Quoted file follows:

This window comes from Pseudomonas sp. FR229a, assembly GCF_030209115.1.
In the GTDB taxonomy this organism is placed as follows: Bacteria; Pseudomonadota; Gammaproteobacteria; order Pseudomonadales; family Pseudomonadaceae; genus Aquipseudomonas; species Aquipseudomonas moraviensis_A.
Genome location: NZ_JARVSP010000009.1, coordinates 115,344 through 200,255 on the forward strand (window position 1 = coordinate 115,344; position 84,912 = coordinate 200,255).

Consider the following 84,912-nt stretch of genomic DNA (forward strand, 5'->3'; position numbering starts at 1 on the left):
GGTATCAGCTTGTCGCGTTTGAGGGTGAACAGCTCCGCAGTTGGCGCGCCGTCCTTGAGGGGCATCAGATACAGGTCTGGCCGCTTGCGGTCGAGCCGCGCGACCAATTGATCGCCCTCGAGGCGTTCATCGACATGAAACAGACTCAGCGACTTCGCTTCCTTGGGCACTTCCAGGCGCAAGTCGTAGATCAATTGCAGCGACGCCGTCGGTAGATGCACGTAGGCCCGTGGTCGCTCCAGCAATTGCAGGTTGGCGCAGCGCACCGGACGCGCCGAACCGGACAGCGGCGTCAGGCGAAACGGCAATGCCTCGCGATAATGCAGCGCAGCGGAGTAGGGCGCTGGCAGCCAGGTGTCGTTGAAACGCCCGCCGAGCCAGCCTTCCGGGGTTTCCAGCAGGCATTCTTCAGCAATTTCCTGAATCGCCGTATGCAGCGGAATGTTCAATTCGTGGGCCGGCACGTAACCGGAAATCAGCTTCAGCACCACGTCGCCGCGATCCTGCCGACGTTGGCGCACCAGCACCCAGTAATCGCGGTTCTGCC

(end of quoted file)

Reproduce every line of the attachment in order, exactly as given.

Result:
This window comes from Pseudomonas sp. FR229a, assembly GCF_030209115.1.
In the GTDB taxonomy this organism is placed as follows: Bacteria; Pseudomonadota; Gammaproteobacteria; order Pseudomonadales; family Pseudomonadaceae; genus Aquipseudomonas; species Aquipseudomonas moraviensis_A.
Genome location: NZ_JARVSP010000009.1, coordinates 115,344 through 200,255 on the forward strand (window position 1 = coordinate 115,344; position 84,912 = coordinate 200,255).

Consider the following 84,912-nt stretch of genomic DNA (forward strand, 5'->3'; position numbering starts at 1 on the left):
GGTATCAGCTTGTCGCGTTTGAGGGTGAACAGCTCCGCAGTTGGCGCGCCGTCCTTGAGGGGCATCAGATACAGGTCTGGCCGCTTGCGGTCGAGCCGCGCGACCAATTGATCGCCCTCGAGGCGTTCATCGACATGAAACAGACTCAGCGACTTCGCTTCCTTGGGCACTTCCAGGCGCAAGTCGTAGATCAATTGCAGCGACGCCGTCGGTAGATGCACGTAGGCCCGTGGTCGCTCCAGCAATTGCAGGTTGGCGCAGCGCACCGGACGCGCCGAACCGGACAGCGGCGTCAGGCGAAACGGCAATGCCTCGCGATAATGCAGCGCAGCGGAGTAGGGCGCTGGCAGCCAGGTGTCGTTGAAACGCCCGCCGAGCCAGCCTTCCGGGGTTTCCAGCAGGCATTCTTCAGCAATTTCCTGAATCGCCGTATGCAGCGGAATGTTCAATTCGTGGGCCGGCACGTAACCGGAAATCAGCTTCAGCACCACGTCGCCGCGATCCTGCCGACGTTGGCGCACCAGCACCCAGTAATCGCGGTTCTGCC